New study profiles SWM in Rajkot and GHG emissions

A new study has quantified the environmental impact associated with municipal solid waste management (MSWM) in Rajkot city, India, using the life cycle assessment (LCA). The study found that currently, around 0.2 million tonnes of municipal solid waste (MS) are generated annually in Rajkot city, and non-segregated MSW is preferably sent to open dumping sites. However, 70-80% of the total cost of MSWM was employed in the collection and transportation of waste to a centralized material recovery facility (MRF).

To develop an environmentally sound and economical practice, the research hypothesis focused on the current practice of MSWM. The study examined four integrated scenarios using the LCA: (i) open dumping of MSWM; (ii) a combination of anaerobic digestion (AD), composting, incineration, landfilling without energy recovery, and MRF; (iii) a combination of AD, composting, incineration, landfilling with energy recovery, and MRF; and (iv) a combination of AD, composting, landfilling with energy recovery, and MRF.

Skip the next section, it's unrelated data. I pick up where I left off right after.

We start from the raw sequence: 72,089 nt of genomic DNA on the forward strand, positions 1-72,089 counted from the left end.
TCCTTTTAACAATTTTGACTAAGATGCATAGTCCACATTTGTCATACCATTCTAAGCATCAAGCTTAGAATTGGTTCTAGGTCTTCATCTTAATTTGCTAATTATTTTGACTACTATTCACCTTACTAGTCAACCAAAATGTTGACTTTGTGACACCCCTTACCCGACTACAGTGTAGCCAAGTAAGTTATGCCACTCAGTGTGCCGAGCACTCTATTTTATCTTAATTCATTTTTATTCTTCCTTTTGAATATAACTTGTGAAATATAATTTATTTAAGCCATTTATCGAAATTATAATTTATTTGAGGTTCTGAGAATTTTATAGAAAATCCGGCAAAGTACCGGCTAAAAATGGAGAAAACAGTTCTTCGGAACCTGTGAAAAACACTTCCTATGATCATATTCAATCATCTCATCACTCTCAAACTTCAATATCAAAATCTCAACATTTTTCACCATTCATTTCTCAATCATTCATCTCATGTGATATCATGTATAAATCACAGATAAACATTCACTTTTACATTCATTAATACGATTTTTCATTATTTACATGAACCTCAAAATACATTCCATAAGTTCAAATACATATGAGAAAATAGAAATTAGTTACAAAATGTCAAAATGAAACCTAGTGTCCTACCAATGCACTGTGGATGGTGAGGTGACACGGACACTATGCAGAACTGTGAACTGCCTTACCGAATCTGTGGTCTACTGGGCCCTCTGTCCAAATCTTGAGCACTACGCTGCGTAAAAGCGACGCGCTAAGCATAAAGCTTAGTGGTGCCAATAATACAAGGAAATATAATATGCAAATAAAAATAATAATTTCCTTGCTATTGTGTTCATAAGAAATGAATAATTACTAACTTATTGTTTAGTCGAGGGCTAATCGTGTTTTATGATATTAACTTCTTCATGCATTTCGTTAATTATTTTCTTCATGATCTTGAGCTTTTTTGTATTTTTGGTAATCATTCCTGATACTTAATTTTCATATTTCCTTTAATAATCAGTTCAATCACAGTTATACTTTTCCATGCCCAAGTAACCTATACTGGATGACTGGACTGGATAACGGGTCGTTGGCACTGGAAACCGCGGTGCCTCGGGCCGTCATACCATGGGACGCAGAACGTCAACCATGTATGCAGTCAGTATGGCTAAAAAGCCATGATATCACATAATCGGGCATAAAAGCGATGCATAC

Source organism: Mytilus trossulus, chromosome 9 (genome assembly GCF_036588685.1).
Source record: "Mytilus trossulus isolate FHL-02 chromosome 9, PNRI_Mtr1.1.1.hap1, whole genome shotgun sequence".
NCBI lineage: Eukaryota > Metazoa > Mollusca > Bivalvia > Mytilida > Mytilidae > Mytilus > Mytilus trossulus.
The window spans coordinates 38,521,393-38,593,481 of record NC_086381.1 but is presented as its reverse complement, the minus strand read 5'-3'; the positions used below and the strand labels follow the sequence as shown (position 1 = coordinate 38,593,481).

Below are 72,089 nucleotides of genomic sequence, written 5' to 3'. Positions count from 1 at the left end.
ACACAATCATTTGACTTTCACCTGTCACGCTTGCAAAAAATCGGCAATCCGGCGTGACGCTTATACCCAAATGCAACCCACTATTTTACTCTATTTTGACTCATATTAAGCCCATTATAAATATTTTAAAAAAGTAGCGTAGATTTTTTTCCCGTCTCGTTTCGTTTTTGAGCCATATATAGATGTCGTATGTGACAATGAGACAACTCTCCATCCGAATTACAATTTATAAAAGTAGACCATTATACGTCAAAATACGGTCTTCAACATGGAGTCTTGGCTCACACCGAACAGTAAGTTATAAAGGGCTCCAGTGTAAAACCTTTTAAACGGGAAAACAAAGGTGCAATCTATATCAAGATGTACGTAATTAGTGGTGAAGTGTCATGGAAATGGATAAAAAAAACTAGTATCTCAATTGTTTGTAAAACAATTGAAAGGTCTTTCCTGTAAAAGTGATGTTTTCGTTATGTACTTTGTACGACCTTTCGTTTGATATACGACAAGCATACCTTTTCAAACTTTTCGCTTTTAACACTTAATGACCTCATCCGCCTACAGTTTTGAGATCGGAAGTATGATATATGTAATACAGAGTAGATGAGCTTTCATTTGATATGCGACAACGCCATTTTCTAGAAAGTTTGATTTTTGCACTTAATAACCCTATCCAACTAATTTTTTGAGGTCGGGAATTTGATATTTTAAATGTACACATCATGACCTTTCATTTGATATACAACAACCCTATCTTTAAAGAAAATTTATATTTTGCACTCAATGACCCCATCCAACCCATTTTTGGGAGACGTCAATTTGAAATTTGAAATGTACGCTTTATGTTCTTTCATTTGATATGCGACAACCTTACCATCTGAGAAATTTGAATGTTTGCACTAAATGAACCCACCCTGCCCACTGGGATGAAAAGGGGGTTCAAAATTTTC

The results showed that the environmental impact due to the potential emissions of greenhouse gases of tested scenarios followed the subsequent order: SCI (17600 kg CO2eg) > SC2 (1500 kg CO2eg) >> SC3 (511 kg CO2ed) >>> SC4 (285 kg CO2ew). Based on the results analysis, mandatory source segregation along with decentralized MRF was highly recommended, where waste is converted into secondary resource materials.

The study highlighted the suitability for sustainable management of MSW for middle-income Indian cities and helped to achieve the targets of sustainable development goals. This study provides valuable insights into the importance of environmentally sound and economical practices in the management of municipal solid waste.

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